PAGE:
The combined use the MMPI-2-RF and the CPI are effective tools for preemployment screening of police and public safety personnel. This is the bottom line of a recently published article in the Journal of Personality Assessment. Below is a summary of the research and findings as well as a translation of this research into practice.
Featured Article | Journal of Personality Assessment | 2019, Vol. 101, No. 5, 544-555
Ryan M. Roberts, Law Enforcement Psychological Services Inc.; California School of Professional Psychology
Anthony M. Tarescavage, John Carrol University
Yossef S. Ben-Porath, Kent State University
Michael D. Roberts, Law Enforcement Psychological Services Inc.; University of Connecticut
We examined associations between prehire California Psychological Inventory (CPI) and prorated Minnesota Multiphasic Personality Inventory–2 Restructured Form (MMPI–2–RF) scores (calculated from MMPI profiles) and supervisor ratings for a sample of 143 male police officers. Substantive scale scores in this sample were meaningfully lower than those obtained by the tests’ normative samples in the case of the MMPI–2–RF and meaningfully higher in the case of the CPI (indicating less psychological dysfunction). Test scores from both instruments showed substantial range restriction, consistent with those produced by members of the police candidate comparison groups (Corey & Ben-Porath, 2014; Roberts & Johnson, 2001). After applying a statistical correction for range restriction, we found a number of meaningful associations between both CPI and MMPI–2–RF substantive scale scores and supervisor ratings. For the MMPI–2–RF, findings for scales from the emotional dysfunction and interpersonal functioning domains of the test were particularly strong. For the CPI, findings for scales indicating conformity with social norms, integrity, and tolerance were strong, as were the findings for an index indicating risk of termination. Hierarchical regression analyses showed that MMPI–2–RF and CPI scores complement each other, accounting for incremental variance in the prediction of job-related variables over and above each other. Implications of these findings for assessment science and practice are discussed.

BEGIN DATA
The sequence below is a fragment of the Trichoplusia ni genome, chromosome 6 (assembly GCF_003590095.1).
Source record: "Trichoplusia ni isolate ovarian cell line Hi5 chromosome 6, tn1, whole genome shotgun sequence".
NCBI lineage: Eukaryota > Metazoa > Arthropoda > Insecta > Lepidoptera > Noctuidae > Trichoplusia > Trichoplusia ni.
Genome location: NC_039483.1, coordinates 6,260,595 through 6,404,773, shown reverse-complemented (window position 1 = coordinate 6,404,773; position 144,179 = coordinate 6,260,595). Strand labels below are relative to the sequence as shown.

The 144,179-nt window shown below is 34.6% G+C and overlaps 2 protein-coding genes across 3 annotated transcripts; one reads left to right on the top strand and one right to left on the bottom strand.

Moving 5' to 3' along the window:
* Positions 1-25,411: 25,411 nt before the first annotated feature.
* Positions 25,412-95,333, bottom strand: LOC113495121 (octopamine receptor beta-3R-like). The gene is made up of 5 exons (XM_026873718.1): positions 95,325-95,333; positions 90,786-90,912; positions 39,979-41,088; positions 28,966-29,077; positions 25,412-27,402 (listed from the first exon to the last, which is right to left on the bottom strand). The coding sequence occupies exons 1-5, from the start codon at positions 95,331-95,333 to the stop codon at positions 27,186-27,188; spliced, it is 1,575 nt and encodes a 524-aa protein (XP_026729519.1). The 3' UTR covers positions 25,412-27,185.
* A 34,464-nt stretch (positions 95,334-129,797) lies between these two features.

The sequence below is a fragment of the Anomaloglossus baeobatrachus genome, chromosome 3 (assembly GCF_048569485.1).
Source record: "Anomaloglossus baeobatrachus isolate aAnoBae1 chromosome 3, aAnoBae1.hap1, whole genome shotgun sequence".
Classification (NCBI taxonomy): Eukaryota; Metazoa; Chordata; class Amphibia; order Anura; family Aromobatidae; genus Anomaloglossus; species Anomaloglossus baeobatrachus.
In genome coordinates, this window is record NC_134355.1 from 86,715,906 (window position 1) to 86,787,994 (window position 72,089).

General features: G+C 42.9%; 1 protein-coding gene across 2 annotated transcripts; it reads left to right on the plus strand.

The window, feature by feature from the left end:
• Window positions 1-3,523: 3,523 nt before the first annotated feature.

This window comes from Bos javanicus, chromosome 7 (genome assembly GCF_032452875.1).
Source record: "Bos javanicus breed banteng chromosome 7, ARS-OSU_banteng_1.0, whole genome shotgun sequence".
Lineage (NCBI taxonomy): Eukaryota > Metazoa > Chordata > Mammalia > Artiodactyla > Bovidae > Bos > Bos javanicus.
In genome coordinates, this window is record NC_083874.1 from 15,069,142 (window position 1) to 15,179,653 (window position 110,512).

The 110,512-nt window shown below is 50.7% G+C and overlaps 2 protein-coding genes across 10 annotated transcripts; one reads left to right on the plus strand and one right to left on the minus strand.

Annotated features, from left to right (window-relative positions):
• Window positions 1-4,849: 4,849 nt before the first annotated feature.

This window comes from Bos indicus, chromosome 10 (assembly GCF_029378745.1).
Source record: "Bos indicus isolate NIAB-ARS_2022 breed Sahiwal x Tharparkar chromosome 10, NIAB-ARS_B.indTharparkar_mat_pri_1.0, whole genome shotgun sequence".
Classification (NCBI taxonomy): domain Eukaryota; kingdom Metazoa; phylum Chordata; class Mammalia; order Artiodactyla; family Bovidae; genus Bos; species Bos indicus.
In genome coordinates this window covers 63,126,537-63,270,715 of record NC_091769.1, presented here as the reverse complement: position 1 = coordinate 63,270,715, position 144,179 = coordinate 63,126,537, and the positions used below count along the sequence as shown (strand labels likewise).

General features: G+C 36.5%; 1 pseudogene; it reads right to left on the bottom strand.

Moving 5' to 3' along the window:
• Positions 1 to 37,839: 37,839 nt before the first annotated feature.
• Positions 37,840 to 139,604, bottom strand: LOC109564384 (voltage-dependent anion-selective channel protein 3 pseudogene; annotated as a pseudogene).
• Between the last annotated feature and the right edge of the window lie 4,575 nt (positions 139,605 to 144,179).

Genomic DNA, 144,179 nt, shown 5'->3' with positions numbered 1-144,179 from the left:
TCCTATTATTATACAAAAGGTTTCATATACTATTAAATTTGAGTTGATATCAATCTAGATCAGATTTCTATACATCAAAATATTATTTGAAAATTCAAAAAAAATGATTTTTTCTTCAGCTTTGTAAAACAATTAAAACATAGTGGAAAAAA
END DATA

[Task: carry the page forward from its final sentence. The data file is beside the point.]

Summary of the Research
“In the United States, law enforcement officers are charged with the important task of upholding the laws of federal and local governments and of ensuring the safety of civilians within their jurisdictions. As a means of enforcing the law and protecting citizens, law enforcement officers are bestowed police powers that give them broad authority to use force and to conduct invasive searches and seizures under certain conditions. When this authority is misused, public safety is compromised and public trust in law enforcement is damaged.” (p.544)
“A recent national survey of law enforcement agencies indicates that a psychological evaluation is required by 72% of departments overall and 98% of departments serving at least 25,000 residents.” (p.544)
“Corey (2016) surveyed police psychologists nationwide and found that the most frequently administered test of abnormal psychological functioning was the Minnesota Multiphasic Personality Inventory–2 Restructured Form (MMPI–2–RF), which was used in over 44% of police candidate evaluations, followed closely by the MMPI–2 at 37%. The most frequently administered test of normal psychological functioning was the California Psychological Inventory (CPI), which was used in over 42% of evaluations.” (p.544)
“MMPI–2–RF scores were substantially associated with a number of negative outcomes. For example, focusing on the RRR analyses…, candidates with higher THD, Aberrant Experiences (RC8), Self-Doubt (SFD), and Psychoticism-Revised (PSYC-r) T scores at the preemployment assessment were at greater risk for subsequently being rated by supervisors as abusing sick leave. Of note, the associations between MMPI–2–RF measures of thought dysfunction and problem behaviors converge with past research in this area” (p.553)